of Burgundy, who had now the king's person as well as the capital in his
hands, and the dauphin, whose party was enfeebled by the loss of almost all
its leaders. [A.D. 1419.] This reconciliation, which mutual interest should
have rendered permanent, had lasted a very short time, when the Duke of
Burgundy was assassinated at an interview with Charles, in his presence, and
by the hands of his friends, though not, perhaps, with his previous knowledge.
^b From whomsoever the crime proceeded, it was a deed of infatuation, and
plunged France afresh into a sea of perils, from which the union of these
factions had just afforded a hope of extricating her.

[Footnote b: There are three suppositions conceivable to explain this
important passage in history, the assassination of John Sanspeur. 1. It was
pretended by the dauphin's friends at the time, and has been maintained more
lately (St. Foix, Essais sur Paris, t. iii. p. 209, edit. 1767), that he had
premeditated the murder of Charles, and that his own was an act of
self-defence. This is, I think, quite improbable; the dauphin had a great
army near the spot, while the duke was only attended by five hundred men.
Villaret, indeed, and St. Foix, in order to throw suspicion upon the Duke of
Burgundy's motives, assert that Henry V. accused him of having made proposals
to him which he could not accept without offending God; and conjecture that
this might mean the assassination of the dauphin. But the expressions of
Henry do not relate to any private proposals of the duke, but to demands made
by him and the queen, as proxies for Charles VI. in conference for peace,
which he says he could not accept without offending God and contravening his
own letters-patent. (Rymer, t. ix. p. 790.) It is not, however, very clear
what this means. 2. The next hypothesis is, that it was the deliberate act of
Charles. But his youth, his feebleness of spirit, and especially the
consternation into which, by all testimonies he was thrown by the event, are
rather adverse to this explanation. 3. It remains only to conclude that
Tanegui de Chastel, and other favorites of the dauphin, long attached to the
Orleans faction, who justly regarded the duke as an infamous assassin, and
might question his sincerity or their own safety if he should regain the
ascendant, took advantage of this opportunity to commit an act of retaliation,
less criminal, but not less ruinous in its consequences, than that which had
provoked it. Charles, however, by his subsequent conduct, recognized their
deed, and naturally exposed himself to the resentment of the young Duke of
Burgundy.]

It has been mentioned already that the English war had almost ceased
during the reigns of Richard II. and Henry IV. The former of these was
attached by inclination, and latterly by marriage, to the court of France;
and, though the French government showed at first some disposition to revenge
his dethronement, yet the new king's success, as well as domestic quarrels,
deterred it from any serious renewal of the war. A long commercial connection
had subsisted between England and Flanders, which the dukes of Burgundy, when
they became sovereigns of the latter country upon the death of Count Louis in
1384, were studious to preserve by separate truces. ^c They acted upon the
same pacific policy when their interest predominated in the councils of
France. Henry had even a negotiation pending for the marriage of his eldest
son with a princess of Burgundy, ^d when an unexpected proposal from the
opposite side set more tempting views before his eyes. The Armagnacs, pressed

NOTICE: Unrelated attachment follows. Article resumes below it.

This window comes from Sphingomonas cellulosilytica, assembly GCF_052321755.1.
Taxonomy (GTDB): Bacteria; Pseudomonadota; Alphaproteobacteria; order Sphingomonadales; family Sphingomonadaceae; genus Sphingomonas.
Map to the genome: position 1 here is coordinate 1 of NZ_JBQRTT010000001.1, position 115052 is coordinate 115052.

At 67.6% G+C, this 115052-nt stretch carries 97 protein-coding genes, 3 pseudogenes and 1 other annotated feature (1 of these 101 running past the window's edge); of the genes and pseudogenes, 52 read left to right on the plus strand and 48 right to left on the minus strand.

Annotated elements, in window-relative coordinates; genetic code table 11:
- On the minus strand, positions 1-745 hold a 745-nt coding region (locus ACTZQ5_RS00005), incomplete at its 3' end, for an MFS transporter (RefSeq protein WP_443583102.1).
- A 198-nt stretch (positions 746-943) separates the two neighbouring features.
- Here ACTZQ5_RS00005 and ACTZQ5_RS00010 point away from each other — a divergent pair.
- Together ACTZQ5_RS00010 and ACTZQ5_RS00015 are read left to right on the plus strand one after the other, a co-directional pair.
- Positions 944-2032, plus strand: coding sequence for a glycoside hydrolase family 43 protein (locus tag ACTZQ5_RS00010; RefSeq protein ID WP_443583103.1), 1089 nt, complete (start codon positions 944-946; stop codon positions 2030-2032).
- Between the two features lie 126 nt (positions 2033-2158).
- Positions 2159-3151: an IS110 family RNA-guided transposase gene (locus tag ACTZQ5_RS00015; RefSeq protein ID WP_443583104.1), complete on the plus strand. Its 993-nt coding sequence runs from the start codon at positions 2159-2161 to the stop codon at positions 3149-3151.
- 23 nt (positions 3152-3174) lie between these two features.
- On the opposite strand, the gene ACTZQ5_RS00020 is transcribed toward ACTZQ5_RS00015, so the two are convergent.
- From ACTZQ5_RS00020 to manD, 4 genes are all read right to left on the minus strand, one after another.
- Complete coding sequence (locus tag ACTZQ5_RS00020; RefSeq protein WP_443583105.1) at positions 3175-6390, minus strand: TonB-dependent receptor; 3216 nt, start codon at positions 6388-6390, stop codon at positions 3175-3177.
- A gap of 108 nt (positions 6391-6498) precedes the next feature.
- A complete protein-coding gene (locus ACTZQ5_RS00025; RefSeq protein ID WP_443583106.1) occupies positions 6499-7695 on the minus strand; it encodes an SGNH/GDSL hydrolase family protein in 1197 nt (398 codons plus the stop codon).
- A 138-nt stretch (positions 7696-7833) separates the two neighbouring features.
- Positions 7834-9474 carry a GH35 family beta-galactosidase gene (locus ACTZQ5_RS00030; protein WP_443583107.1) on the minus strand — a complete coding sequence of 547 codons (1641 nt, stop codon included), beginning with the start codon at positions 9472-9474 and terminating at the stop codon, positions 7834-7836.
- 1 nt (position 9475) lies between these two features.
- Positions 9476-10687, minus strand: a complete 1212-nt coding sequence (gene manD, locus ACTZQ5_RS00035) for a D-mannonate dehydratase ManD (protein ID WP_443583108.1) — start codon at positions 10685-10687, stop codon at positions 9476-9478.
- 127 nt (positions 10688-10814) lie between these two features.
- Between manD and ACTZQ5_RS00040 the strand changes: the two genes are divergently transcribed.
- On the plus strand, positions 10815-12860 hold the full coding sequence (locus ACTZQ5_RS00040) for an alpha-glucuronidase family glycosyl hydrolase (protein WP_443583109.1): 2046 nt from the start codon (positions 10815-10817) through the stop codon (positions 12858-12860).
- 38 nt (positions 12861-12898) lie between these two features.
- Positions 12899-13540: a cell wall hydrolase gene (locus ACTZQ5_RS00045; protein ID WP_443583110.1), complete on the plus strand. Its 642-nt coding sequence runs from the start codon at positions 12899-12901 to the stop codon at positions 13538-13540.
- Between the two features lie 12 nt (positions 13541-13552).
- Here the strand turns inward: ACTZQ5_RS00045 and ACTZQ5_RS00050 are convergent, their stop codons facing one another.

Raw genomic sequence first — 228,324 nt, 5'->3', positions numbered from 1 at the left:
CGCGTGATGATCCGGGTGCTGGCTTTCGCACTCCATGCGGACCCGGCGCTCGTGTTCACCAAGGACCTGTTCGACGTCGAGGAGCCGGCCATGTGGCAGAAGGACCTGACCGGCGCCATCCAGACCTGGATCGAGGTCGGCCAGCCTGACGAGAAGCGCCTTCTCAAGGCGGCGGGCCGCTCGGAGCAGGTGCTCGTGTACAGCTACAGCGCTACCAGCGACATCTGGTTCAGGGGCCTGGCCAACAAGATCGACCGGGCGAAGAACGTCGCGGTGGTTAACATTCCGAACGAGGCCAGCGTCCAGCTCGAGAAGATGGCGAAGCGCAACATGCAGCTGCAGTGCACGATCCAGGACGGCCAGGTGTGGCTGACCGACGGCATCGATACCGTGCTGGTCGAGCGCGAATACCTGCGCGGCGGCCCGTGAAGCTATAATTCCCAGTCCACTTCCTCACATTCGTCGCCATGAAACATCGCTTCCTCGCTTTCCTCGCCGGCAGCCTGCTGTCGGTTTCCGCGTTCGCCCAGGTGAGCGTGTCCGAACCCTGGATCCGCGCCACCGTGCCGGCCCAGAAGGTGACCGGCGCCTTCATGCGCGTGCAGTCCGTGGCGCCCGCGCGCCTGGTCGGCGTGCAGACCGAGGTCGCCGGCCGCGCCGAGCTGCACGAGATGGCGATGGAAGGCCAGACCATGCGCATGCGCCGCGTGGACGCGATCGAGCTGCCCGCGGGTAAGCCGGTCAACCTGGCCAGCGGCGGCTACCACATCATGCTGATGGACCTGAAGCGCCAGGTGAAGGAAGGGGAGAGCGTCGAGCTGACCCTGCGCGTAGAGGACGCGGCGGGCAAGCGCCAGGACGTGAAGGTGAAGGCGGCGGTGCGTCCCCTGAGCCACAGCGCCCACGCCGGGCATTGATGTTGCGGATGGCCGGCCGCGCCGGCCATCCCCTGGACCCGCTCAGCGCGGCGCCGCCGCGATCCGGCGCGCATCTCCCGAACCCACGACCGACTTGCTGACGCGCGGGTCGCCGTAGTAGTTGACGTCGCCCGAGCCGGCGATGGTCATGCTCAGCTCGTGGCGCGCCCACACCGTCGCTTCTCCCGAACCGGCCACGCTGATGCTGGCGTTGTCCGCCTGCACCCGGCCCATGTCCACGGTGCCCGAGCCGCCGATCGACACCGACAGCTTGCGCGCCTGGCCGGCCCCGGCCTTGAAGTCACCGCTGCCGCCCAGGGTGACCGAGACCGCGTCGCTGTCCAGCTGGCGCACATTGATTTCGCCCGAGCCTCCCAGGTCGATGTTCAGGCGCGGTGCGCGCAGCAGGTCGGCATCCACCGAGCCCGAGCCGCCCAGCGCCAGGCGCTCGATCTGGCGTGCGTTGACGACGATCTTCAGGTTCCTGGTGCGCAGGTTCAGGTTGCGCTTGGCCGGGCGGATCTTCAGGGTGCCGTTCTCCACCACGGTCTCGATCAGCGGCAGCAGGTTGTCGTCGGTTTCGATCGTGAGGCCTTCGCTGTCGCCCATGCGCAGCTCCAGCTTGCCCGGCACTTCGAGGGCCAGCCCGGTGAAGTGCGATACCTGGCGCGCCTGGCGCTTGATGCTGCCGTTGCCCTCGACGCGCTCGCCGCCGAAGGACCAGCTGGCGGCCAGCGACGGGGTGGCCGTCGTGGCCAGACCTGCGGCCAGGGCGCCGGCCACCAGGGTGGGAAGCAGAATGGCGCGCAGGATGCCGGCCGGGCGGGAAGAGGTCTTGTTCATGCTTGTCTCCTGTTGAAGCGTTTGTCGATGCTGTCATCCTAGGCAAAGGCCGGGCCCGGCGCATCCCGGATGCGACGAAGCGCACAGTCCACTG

hard by the Duke of Burgundy, offered, in consideration of only 4000 troops,
the pay of which they would themselves defray, to assist him in the recovery
of Guienne and Poitou. Four princes of the blood - Berry, Bourbon, Orleans,
and Alencon - disgraced their names by signing this treaty. ^e [May, 1412.]
Henry broke off his alliance with Burgundy, and sent a force into France,
which found on its arrival that the princes had made a separate treaty,
without the least concern for their English allies. After his death, Henry V.
engaged for some time in a series of negotiations with the French court, where
the Orleans party now prevailed, and with the Duke of Burgundy. He even
secretly treated at the same time for a marriage with Catherine of France
(which seems to have been his favorite, as it was ultimately his successful
project), and with a daughter of the duke - a duplicity not creditable to his
memory. ^f But Henry's ambition, which aimed at the highest quarry, was not
long fettered by negotiation; and, indeed, his proposals of marrying Catherine
were coupled with such exorbitant demands, as France, notwithstanding all her
weakness, could not admit, though she would have ceded Guienne, and given a
vast dowry with the princess. ^g He invaded Normandy, took Harfleur, and won
the great battle of Azincourt on his march to Calais. ^h [A.D. 1415.]

[Footnote c: Rymer, t. viii. p. 511; Villaret, t. xii. p. 174.]

[Footnote d: Idem, t. viii. p. 721.]

[Footnote e: Idem, t. viii. p. 726, 737, 738.]

[Footnote f: Rymer, t. ix. p. 136.]

[Footnote g: The terms required by Henry's ambassadors in 1415 were the crown
of France; or, at least, reserving Henry's rights to that, Normandy, Touraine,
Maine, Guienne, with the homage of Brittany and Flanders. The French offered
Guienne and Saintonge, and a dowry of 800,000 gold crowns for Catherine. The
English demanded 2,000,000. Rym. t. ix. p. 218.]

[Footnote h: The English army at Azincourt was probably of not more than
15,000 men; the French were at the least 50,000, and, by some computations,
much more numerous. They lost 10,000 killed, of whom 9000 were knights or
gentlemen. Almost as many were made prisoners. The English, according to
Monstrelet, lost 1600 men; but their own historians reduce this to a very
small number. It is curious that the Duke of Berry, who advised the French to
avoid an action, had been in the battle of Poitiers fifty-nine years before.
Vill. t. xiii. p. 355.]